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Climate Change Might Finally Become a Priority for Australian Policymakers

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Disclaimer: This post reflects solely the opinion of the authors and should not be taken to represent the general views of IPPR’s management/ editorial team or those of fellow authors

Australia may become a renewable energy superpower, according to new Australian PM Anthony Albanese, who won the election with the opposition Labor Party last Saturday.

On the evening of 21 May, when the polling stations closed, most of the commentary focused on the depressing election campaign that had just ended, in which both major parties had avoided any substantive confrontation on political issues, focusing instead on trying to discredit the opposing leader.

On Monday, Albanese was sworn in as Prime Minister, and Labor appears to have a majority in parliament as vote counting continues. At the time this post is published, Labor is just one seat short of achieving a majority government, which would allow it to govern alone.  

Outgoing PM Scott Morrison has been famously lacking in climate action and these recent elections seem to bring a good shift in climate policy for the country.The Coalition government led by Morrison had mastered a formula for effectively weaponizing climate action in Australia’s regions and suburbs. While Labor was planning to address the climate crisis, Morrison and the Coalition’s failure to address the existential challenge of global warming was causing frustration among centre-right progressive voters in capital cities.

Electoral pressure on moderate Liberals in Australia’s cities began to increase, and this pressure translated into a lobbying push by several government MPs to persuade Morrison to support a net-zero aim by 2050. Morrison was also pressed by important allies, such as UK Prime Minister Boris Johnson and U.S. President Joe Biden, to make the mid-century promise at the COP 26 in 2021.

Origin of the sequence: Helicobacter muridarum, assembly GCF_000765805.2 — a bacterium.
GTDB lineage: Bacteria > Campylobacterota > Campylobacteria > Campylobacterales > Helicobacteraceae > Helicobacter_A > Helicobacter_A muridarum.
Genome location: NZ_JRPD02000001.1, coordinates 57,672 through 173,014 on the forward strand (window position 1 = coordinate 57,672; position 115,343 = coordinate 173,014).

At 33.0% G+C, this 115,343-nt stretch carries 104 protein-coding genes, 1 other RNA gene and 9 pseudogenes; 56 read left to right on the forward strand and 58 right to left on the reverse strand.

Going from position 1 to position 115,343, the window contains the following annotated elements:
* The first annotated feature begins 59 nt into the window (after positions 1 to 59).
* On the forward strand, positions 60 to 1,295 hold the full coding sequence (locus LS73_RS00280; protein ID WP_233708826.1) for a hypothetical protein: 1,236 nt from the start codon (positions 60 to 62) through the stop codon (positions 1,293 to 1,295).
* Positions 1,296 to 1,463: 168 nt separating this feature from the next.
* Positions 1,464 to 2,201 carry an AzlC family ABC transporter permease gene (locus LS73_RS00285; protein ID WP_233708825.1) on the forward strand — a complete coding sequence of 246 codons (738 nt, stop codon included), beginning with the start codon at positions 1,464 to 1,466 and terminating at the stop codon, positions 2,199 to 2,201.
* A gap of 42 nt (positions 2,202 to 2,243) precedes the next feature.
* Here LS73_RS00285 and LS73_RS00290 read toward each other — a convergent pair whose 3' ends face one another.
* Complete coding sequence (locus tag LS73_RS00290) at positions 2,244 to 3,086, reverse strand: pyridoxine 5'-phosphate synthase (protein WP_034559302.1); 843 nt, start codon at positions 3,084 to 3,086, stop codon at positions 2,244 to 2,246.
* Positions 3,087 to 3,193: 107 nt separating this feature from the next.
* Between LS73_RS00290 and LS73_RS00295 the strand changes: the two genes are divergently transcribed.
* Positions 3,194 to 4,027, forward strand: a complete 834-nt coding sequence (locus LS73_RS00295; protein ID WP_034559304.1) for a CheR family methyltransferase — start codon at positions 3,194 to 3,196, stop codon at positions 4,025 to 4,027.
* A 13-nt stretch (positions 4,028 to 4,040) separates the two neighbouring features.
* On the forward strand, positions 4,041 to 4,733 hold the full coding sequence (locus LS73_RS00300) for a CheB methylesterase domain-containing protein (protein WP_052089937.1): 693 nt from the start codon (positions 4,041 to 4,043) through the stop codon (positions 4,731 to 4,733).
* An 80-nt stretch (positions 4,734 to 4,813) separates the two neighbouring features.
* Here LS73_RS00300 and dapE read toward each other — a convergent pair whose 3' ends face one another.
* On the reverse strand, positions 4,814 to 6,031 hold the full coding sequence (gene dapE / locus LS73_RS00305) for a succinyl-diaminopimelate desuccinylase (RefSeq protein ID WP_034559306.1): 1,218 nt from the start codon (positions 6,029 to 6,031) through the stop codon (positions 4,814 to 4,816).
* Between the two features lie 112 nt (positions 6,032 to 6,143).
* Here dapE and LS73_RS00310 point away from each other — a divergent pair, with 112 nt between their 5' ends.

Morrison agreed to the 2050 target, but the National Party, the Liberals’ junior coalition partner, refused to allow him to raise Australia’s medium-term emissions reduction target, which had been widely criticised internationally. Morrison also declined to produce realistic policy tools to deliver emissions reductions in an impossible shift.

The National Liberal Party (NLP) lost many seats to the ecological forces, namely the Greens and independent candidates. This means that the new Labor government will face a different climate challenge than expected: instead of avoiding making excessive concessions to historical opponents, Labor will have to find ways to adopt more ambitious climate policies. It will be impossible for the government to use the most effective lever (a carbon tax) because the Liberals have succeeded in irreparably poisoning the debate on the issue. The most famous historical controversy of the carbon tax journey of Australia might be when Tony Abbott, ex-PM of Australia as leader of the Liberal Party, made the repeal of the carbon tax central to his campaign in 2013. But there are other ways to accelerate Australia’s transition to cleaner, greener energy, starting with public investment in large-scale wind and photovoltaic projects.

The next three years will be very difficult both economically and politically, but the turnaround sanctioned by the election has paved the way for a similarly radical change in climate policy. If the measures taken are bold enough, a bright future lies ahead.